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Hearing research

Stable release of BDNF from the fibroblast cell line NIH3T3 grown on silicone elastomers enhances survival of spiral ganglion cells in vitro and in vivo.


PMID 22564255

Abstract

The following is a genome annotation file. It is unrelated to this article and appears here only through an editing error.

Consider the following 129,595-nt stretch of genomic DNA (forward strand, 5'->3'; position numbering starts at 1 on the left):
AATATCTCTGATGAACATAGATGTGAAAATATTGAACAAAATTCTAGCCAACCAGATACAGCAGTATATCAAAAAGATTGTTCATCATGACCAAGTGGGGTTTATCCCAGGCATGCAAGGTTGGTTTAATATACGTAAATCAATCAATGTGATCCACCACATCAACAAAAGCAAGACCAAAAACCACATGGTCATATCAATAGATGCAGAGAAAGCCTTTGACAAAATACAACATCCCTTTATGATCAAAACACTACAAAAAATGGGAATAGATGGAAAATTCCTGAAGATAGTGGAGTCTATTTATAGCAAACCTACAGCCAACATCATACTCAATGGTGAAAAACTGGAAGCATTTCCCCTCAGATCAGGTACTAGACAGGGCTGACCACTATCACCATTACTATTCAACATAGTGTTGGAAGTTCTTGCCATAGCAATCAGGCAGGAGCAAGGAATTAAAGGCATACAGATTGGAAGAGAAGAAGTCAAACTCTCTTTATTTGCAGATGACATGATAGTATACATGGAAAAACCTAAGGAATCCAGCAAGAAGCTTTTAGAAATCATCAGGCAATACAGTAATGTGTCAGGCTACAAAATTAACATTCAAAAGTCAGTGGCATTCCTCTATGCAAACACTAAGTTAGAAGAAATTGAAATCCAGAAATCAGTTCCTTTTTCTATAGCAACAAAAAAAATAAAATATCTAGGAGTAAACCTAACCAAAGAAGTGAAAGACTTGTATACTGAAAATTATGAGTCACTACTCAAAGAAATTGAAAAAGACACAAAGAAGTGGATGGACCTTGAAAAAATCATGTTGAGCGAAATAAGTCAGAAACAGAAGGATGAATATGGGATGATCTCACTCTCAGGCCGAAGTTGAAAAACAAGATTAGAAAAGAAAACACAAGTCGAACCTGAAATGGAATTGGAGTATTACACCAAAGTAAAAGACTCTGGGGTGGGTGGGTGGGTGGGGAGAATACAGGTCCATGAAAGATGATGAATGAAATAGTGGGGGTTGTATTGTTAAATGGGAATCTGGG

The treatment of choice for profound sensorineural hearing loss (SNHL) is direct electrical stimulation of spiral ganglion cells (SGC) via a cochlear implant (CI). The number and excitability of SGC seem to be critical for the success that can be achieved via CI treatment. However, SNHL is associated with degeneration of SGC. Long-term drug delivery to the inner ear for improving SGC survival may be achieved by functionalisation of CI electrodes with cells providing growth factors. Therefore, the capacity of brain-derived neurotrophic factor (BDNF)-secreting NIH3T3 cells grown on cylindrically shaped silicone elastomers (SE) to exert local and sustained neuroprotective effects was assessed in vitro and in vivo. An in vitro model to investigate adhesion and cell growth of lentivirally modified NIH3T3 cells synthesising BDNF on SE was established. The bioactivity of BDNF was characterised by co-cultivation of SGC with cell-coated SE. In addition, cell-coated SE were implanted into deafened guinea pigs. The recombinant NIH3T3 cells proliferated on silicone surfaces during 14 days of cultivation and expressed significantly increasing BDNF levels. Enhanced survival rates and neurite outgrowth of SGC demonstrated the bioactivity of BDNF in vitro. Implantation of SE with adhering BDNF-secreting NIH3T3 cells into the cochleae of systemically deafened guinea pigs induced a significant increase in SGC survival in comparison to SE without cell coating. Our data demonstrate a novel approach of cell-based long-term drug delivery to support SGC survival in vitro and in vivo. This therapeutic strategy--once transferred to cells suitable for clinical application--may improve CI performance.